A Long Obedience in the Same Downtown
"I came into this with the attitude that I was going to change the city. It was the complete opposite," says barista Liz Sparks, Paul's wife. "Seeing the work that God does through social justice work . . . [and] I never had my fingers in it at all. Tacomans [are] doing more of the work than I was."
Settling into a particular place well, it turned out, calls for more than good intentions when the neighborhood already has them. Listening to their neighborhood, Knoll says, "We realized we have to start over." Less litter and a cool music venue wasn't what the neighborhood needed.
How might a church seek the common good of a neighborhood that's already seeking a similar future? And in what ways might that church's pursuit be faithful to the peculiarity of Christ? For Knoll, the Sparks, and other Zoe members, the answer began with a posture of active listening together. They wanted to join what God was already up to.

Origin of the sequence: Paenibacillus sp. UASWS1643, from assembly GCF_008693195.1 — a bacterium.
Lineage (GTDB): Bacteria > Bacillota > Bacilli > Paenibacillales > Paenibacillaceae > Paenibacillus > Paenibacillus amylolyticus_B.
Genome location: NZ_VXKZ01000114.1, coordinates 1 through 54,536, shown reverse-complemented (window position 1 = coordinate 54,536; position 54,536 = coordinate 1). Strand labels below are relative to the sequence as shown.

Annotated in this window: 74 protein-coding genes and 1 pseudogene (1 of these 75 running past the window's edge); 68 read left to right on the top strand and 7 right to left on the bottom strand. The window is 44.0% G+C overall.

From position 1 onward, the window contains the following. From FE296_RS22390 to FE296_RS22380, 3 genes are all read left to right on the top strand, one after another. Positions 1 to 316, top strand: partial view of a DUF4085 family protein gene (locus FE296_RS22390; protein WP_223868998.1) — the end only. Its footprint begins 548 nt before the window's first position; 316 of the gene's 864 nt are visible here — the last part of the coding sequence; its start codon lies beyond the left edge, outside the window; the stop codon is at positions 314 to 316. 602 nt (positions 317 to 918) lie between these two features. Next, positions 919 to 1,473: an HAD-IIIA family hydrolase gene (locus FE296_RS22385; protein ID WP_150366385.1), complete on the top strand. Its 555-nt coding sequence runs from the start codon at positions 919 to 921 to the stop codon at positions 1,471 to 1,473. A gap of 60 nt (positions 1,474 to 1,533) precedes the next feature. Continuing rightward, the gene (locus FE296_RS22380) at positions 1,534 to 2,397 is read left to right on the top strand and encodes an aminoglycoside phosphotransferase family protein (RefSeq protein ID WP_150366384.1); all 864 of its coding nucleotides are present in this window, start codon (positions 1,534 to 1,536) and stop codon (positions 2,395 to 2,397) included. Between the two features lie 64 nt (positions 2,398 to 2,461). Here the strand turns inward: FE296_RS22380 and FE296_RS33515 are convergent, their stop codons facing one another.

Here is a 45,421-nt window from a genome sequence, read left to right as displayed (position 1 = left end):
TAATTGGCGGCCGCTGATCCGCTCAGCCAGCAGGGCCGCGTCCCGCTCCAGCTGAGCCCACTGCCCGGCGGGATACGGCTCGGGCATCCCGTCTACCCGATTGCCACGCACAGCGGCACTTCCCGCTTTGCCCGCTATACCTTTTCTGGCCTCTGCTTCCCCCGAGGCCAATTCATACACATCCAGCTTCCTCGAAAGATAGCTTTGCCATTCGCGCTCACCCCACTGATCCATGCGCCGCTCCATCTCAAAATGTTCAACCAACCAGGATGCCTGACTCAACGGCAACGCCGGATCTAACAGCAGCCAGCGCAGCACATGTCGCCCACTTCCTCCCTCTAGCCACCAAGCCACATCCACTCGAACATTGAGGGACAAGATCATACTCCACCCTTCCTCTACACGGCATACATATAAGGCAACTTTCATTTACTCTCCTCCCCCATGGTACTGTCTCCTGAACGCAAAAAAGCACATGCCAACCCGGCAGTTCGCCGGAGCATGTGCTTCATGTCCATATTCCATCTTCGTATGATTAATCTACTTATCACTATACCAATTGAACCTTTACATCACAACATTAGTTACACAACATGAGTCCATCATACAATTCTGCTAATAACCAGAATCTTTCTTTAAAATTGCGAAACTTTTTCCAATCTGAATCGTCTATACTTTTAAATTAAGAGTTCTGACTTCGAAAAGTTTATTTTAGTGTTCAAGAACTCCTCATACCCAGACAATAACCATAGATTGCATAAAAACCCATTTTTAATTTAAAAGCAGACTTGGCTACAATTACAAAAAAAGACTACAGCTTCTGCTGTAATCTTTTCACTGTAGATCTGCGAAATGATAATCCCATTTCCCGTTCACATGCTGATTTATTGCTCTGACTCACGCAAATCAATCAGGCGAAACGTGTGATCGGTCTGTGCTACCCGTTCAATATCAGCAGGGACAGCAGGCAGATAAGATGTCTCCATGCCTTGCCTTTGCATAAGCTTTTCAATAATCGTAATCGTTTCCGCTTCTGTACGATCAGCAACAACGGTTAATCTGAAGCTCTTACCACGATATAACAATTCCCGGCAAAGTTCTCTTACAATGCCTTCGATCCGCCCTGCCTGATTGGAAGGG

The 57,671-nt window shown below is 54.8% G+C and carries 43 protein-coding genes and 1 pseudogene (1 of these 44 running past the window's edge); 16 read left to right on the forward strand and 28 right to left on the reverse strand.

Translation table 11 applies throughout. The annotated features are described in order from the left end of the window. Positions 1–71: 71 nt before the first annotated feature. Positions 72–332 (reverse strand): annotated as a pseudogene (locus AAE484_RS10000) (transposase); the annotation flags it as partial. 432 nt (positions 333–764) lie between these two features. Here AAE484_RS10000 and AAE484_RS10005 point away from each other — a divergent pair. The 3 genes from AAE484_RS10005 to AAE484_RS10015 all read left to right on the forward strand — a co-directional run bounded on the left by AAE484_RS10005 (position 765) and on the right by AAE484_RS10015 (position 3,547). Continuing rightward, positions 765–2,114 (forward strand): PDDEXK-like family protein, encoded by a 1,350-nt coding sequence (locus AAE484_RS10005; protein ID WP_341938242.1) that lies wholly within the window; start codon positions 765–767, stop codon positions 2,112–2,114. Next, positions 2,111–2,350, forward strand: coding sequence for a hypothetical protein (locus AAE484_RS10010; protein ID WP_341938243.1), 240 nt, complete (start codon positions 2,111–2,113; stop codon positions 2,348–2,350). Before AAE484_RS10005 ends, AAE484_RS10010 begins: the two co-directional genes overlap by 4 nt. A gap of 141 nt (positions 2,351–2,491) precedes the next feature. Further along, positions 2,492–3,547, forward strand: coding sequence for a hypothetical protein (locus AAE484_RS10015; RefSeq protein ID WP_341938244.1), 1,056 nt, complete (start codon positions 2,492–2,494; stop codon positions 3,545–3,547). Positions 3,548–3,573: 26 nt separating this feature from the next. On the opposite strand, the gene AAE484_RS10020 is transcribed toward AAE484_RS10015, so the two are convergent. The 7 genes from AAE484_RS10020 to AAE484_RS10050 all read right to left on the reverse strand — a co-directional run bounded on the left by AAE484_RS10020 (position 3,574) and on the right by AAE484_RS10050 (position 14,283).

Following the Place-Prettying God
Many Tacoma artists had been finding quirky ways to beautify the city's more desolate patches. Beautification activism felt like a natural onramp for many in Zoe. "God loves to make beautiful what the world has left as rubble," says Paul. Recently, that's included some women who "yarnbomb" ad-hoc tapestries into chain-link fences. My favorites are the interactive chalk-paint murals encouraging people to finish the sentences, "I'd live in downtown if: _____" and, "I go downtown to: _____." Every time I visit Tacoma, I find new answers chalked in.
"It all sounds a little selfish," says Knoll, "because I want to be in a beautiful city, too."